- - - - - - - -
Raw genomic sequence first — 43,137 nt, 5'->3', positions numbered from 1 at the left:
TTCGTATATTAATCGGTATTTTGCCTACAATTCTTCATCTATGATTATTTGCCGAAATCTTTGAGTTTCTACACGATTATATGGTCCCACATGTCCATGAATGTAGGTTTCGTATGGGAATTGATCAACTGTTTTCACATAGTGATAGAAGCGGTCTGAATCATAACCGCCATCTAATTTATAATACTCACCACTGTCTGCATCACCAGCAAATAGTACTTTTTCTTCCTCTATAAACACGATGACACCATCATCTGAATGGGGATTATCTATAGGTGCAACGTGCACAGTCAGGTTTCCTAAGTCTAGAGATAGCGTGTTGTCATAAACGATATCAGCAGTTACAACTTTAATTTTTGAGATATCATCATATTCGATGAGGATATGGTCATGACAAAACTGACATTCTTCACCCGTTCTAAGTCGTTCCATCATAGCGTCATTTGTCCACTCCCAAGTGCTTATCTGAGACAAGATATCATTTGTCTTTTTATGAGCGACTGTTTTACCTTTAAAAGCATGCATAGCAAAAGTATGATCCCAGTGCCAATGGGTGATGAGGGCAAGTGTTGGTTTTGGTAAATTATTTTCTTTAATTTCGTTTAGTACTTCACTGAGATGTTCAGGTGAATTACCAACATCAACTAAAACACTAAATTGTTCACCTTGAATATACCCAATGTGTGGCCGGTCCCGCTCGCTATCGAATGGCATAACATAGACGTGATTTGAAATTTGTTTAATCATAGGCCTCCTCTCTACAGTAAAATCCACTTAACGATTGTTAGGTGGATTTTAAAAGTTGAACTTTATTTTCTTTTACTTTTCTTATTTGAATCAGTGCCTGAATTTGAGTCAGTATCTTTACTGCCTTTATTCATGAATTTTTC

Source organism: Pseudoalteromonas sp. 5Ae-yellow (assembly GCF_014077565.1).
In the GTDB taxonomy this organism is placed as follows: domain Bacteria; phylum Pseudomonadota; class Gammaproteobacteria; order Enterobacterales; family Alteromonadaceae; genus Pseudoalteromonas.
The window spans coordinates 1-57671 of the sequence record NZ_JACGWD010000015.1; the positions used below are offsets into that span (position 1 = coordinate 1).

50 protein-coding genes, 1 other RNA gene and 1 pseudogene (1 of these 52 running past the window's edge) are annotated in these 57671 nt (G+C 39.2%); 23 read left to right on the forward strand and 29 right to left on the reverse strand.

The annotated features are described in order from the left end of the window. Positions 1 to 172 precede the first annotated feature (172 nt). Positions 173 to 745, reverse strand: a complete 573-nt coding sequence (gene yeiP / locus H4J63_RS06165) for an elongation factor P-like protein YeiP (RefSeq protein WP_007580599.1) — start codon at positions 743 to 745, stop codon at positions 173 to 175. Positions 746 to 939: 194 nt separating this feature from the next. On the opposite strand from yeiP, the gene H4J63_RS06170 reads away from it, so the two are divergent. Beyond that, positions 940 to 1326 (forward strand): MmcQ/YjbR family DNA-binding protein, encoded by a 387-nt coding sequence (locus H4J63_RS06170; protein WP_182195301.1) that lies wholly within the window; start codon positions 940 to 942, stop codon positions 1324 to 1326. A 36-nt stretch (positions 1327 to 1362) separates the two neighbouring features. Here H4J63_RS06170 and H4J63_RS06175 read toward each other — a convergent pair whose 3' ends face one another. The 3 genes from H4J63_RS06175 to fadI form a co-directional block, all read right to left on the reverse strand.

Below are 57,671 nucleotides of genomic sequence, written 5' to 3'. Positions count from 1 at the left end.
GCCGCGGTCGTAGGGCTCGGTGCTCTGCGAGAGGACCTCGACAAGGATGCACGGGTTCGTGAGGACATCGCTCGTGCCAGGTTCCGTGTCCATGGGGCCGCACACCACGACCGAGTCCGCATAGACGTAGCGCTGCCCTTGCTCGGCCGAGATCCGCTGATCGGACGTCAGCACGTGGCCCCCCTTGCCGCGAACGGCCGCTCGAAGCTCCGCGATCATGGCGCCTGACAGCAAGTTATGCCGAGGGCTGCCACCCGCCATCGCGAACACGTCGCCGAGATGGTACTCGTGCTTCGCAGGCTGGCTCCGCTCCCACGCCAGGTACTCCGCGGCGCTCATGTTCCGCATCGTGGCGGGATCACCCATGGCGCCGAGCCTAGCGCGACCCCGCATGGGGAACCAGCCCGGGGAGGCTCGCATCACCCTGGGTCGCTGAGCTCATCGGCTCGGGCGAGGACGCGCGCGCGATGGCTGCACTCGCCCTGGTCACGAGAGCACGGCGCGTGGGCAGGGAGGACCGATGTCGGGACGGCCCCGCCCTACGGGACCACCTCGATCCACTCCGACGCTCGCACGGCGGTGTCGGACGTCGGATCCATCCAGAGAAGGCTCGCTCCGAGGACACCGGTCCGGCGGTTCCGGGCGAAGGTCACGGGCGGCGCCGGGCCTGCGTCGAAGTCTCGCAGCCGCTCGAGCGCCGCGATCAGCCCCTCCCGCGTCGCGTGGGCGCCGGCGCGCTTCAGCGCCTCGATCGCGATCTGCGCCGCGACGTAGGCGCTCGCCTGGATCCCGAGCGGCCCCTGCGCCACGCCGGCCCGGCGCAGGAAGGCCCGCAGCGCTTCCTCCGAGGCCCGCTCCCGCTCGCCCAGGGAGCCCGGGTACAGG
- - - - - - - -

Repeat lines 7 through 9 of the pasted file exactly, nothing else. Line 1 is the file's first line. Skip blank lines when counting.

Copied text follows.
The annotated features are described in order from the left end of the window. Positions 1 to 172 precede the first annotated feature (172 nt). Positions 173 to 745, reverse strand: a complete 573-nt coding sequence (gene yeiP / locus H4J63_RS06165) for an elongation factor P-like protein YeiP (RefSeq protein WP_007580599.1) — start codon at positions 743 to 745, stop codon at positions 173 to 175. Positions 746 to 939: 194 nt separating this feature from the next. On the opposite strand from yeiP, the gene H4J63_RS06170 reads away from it, so the two are divergent. Beyond that, positions 940 to 1326 (forward strand): MmcQ/YjbR family DNA-binding protein, encoded by a 387-nt coding sequence (locus H4J63_RS06170; protein WP_182195301.1) that lies wholly within the window; start codon positions 940 to 942, stop codon positions 1324 to 1326. A 36-nt stretch (positions 1327 to 1362) separates the two neighbouring features. Here H4J63_RS06170 and H4J63_RS06175 read toward each other — a convergent pair whose 3' ends face one another. The 3 genes from H4J63_RS06175 to fadI form a co-directional block, all read right to left on the reverse strand.

Below are 57,671 nucleotides of genomic sequence, written 5' to 3'. Positions count from 1 at the left end.
GCCGCGGTCGTAGGGCTCGGTGCTCTGCGAGAGGACCTCGACAAGGATGCACGGGTTCGTGAGGACATCGCTCGTGCCAGGTTCCGTGTCCATGGGGCCGCACACCACGACCGAGTCCGCATAGACGTAGCGCTGCCCTTGCTCGGCCGAGATCCGCTGATCGGACGTCAGCACGTGGCCCCCCTTGCCGCGAACGGCCGCTCGAAGCTCCGCGATCATGGCGCCTGACAGCAAGTTATGCCGAGGGCTGCCACCCGCCATCGCGAACACGTCGCCGAGATGGTACTCGTGCTTCGCAGGCTGGCTCCGCTCCCACGCCAGGTACTCCGCGGCGCTCATGTTCCGCATCGTGGCGGGATCACCCATGGCGCCGAGCCTAGCGCGACCCCGCATGGGGAACCAGCCCGGGGAGGCTCGCATCACCCTGGGTCGCTGAGCTCATCGGCTCGGGCGAGGACGCGCGCGCGATGGCTGCACTCGCCCTGGTCACGAGAGCACGGCGCGTGGGCAGGGAGGACCGATGTCGGGACGGCCCCGCCCTACGGGACCACCTCGATCCACTCCGACGCTCGCACGGCGGTGTCGGACGTCGGATCCATCCAGAGAAGGCTCGCTCCGAGGACACCGGTCCGGCGGTTCCGGGCGAAGGTCACGGGCGGCGCCGGGCCTGCGTCGAAGTCTCGCAGCCGCTCGAGCGCCGCGATCAGCCCCTCCCGCGTCGCGTGGGCGCCGGCGCGCTTCAGCGCCTCGATCGCGATCTGCGCCGCGACGTAGGCGCTCGCCTGGATCCCGAGCGGCCCCTGCGCCACGCCGGCCCGGCGCAGGAAGGCCCGCAGCGCTTCCTCCGAGGCCCGCTCCCGCTCGCCCAGGGAGCCCGGGTACAGG